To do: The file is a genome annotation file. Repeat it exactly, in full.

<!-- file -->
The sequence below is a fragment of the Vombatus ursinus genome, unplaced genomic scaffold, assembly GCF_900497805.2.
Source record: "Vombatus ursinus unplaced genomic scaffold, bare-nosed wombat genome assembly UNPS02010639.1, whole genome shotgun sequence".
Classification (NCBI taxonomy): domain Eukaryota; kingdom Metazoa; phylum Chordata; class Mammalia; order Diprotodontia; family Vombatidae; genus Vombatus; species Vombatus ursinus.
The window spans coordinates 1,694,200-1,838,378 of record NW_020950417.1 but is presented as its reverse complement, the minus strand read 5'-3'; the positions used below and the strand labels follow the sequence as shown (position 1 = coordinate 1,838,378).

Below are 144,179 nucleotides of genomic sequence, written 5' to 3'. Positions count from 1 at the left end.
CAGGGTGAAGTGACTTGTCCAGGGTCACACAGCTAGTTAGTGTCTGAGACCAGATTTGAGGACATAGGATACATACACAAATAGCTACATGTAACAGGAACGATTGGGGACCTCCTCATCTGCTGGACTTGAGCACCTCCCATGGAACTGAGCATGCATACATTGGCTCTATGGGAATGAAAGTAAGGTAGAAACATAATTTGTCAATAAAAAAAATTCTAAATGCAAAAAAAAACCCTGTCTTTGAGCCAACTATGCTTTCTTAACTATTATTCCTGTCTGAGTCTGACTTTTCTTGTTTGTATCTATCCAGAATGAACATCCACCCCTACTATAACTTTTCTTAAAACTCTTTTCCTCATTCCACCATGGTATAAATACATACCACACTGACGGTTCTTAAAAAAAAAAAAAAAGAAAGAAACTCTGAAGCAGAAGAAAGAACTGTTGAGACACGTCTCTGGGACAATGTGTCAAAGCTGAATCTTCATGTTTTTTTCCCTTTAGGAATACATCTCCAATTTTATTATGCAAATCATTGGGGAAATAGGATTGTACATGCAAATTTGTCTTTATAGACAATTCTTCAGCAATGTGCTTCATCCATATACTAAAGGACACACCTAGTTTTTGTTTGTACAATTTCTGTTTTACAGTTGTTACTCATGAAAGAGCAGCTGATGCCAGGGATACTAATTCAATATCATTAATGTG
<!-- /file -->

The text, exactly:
The sequence below is a fragment of the Vombatus ursinus genome, unplaced genomic scaffold, assembly GCF_900497805.2.
Source record: "Vombatus ursinus unplaced genomic scaffold, bare-nosed wombat genome assembly UNPS02010639.1, whole genome shotgun sequence".
Classification (NCBI taxonomy): domain Eukaryota; kingdom Metazoa; phylum Chordata; class Mammalia; order Diprotodontia; family Vombatidae; genus Vombatus; species Vombatus ursinus.
The window spans coordinates 1,694,200-1,838,378 of record NW_020950417.1 but is presented as its reverse complement, the minus strand read 5'-3'; the positions used below and the strand labels follow the sequence as shown (position 1 = coordinate 1,838,378).

Below are 144,179 nucleotides of genomic sequence, written 5' to 3'. Positions count from 1 at the left end.
CAGGGTGAAGTGACTTGTCCAGGGTCACACAGCTAGTTAGTGTCTGAGACCAGATTTGAGGACATAGGATACATACACAAATAGCTACATGTAACAGGAACGATTGGGGACCTCCTCATCTGCTGGACTTGAGCACCTCCCATGGAACTGAGCATGCATACATTGGCTCTATGGGAATGAAAGTAAGGTAGAAACATAATTTGTCAATAAAAAAAATTCTAAATGCAAAAAAAAACCCTGTCTTTGAGCCAACTATGCTTTCTTAACTATTATTCCTGTCTGAGTCTGACTTTTCTTGTTTGTATCTATCCAGAATGAACATCCACCCCTACTATAACTTTTCTTAAAACTCTTTTCCTCATTCCACCATGGTATAAATACATACCACACTGACGGTTCTTAAAAAAAAAAAAAAAGAAAGAAACTCTGAAGCAGAAGAAAGAACTGTTGAGACACGTCTCTGGGACAATGTGTCAAAGCTGAATCTTCATGTTTTTTTCCCTTTAGGAATACATCTCCAATTTTATTATGCAAATCATTGGGGAAATAGGATTGTACATGCAAATTTGTCTTTATAGACAATTCTTCAGCAATGTGCTTCATCCATATACTAAAGGACACACCTAGTTTTTGTTTGTACAATTTCTGTTTTACAGTTGTTACTCATGAAAGAGCAGCTGATGCCAGGGATACTAATTCAATATCATTAATGTG